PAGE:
As for the video: It’s an interview about a song I wrote at the retirement of a long-time ranger who worked at Everglades National Park and Big Cypress National Preserve. Both the song and the interview explore what I call the Big Cypress Paradox — the contrary state of the swamp being described as so many people’s “favorite part of the Everglades” only to have it drop to the bottom of the list when the restoration money gets earmarked.

Hydrologic resolutions
Or is it better phrased as a responsibility?

Does anybody make new year’s resolutions anymore?

One of mine this year is to drink less water.

The alligator does not drink up the water hole he lives in

Okay, I phrased that wrong: I meant use less water. The reason: By the end of the winter dry season, South Florida usually doesn’t have much to spare. Of course that usually doesn’t happen until spring — and specifically April and May — when the cypress domes and strands go completely dry. And I know what you’re thinking: Is there really a connection between how much was I use in town and the abundance or sparsity of water in the swamp? Increasingly, with the town moving east into the hinterlands that used to be the swamp, I would say if not a one to one drop exchange, the two are more intermingled than we tend to appreciate. Or maybe my point is this: When it comes to Big Water solutions to benefit humans, we usually don’t blink an eye. Well, I’m here to tell you the gators and all the other animals need there water, too. Hundreds of miles of canals and levees later, we built it (for us) and broke it (for them), therefore we own it and owe it to our region to get the water right.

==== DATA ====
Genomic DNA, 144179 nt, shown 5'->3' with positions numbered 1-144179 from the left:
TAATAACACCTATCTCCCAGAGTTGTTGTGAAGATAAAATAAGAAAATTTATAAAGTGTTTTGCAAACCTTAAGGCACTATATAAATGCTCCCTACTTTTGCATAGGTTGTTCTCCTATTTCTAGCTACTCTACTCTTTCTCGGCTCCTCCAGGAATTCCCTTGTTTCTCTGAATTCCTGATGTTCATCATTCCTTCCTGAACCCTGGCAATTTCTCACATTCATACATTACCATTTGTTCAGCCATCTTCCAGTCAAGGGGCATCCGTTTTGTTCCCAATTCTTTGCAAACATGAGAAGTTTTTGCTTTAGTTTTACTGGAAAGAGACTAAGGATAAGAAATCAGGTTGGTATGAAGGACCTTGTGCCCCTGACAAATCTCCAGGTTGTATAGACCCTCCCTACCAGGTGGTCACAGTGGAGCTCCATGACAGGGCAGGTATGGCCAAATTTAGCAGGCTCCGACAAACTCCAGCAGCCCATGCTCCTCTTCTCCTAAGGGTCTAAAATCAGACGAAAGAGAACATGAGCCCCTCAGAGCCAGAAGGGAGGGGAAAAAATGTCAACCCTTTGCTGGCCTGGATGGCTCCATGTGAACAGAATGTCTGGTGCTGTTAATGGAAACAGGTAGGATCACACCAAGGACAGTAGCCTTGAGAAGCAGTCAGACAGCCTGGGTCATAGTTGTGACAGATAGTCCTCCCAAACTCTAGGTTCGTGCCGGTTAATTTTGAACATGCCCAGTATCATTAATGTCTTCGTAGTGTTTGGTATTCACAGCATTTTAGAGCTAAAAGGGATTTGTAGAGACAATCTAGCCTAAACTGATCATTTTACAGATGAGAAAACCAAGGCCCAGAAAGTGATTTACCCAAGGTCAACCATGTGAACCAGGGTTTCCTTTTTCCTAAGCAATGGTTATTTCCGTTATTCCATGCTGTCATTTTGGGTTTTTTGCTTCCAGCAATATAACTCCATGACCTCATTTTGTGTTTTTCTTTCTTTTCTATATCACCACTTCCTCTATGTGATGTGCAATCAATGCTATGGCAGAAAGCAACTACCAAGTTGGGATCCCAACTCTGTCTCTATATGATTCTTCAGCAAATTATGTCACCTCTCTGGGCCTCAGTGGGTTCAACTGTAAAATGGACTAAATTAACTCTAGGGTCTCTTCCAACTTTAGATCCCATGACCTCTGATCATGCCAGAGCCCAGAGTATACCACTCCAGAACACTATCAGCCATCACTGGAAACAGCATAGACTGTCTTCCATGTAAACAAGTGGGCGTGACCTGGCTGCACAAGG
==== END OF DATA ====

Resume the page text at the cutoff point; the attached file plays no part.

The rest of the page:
My other resolution is to play the guitar more.

Steady decline
And can it be stopped?

Nobody can shut off a Florida Spring …

Or can we?

History of discharge (in cfs) from Crystal Spring, FL

The answer is yes. It happened to Kissengen Spring. Once a popular tourist draw and water hole, nearby groundwater pumping dried up the spring the river run it fed. But surely that could never happen to Silver Springs, a first order magnitude artesian spring. Some would call it Florida’s crown jewel. Just a few year back I was at the spring marveling at the volume of water it produced. If you’ve never seen a Florida spring, they are a “must see.” The water manifests itself as the surface as a crystal clear boil of rolling water flowing non-stop day and night all year long.

Looking back at the historical data for the site — and we should all thank the U.S. Geological Survey for having the foresight to start collecting it in 1932 — the volume of water gushing out of the spring has declined over the decades, starting in the 1990s and dropping down even more in the 2000s. The good news? Spring volume rebounded back to near normal levels (between 700-900 cfs) in recent years. It’s still not what it was (prior to 1990), and future depletion is a real threat. But there is a plan in place to save the spring and its flows. Click here to find out more.

Share with friends

Trends: Baselines decline over time that only an old-timer can tell you. And yes, please listen to them!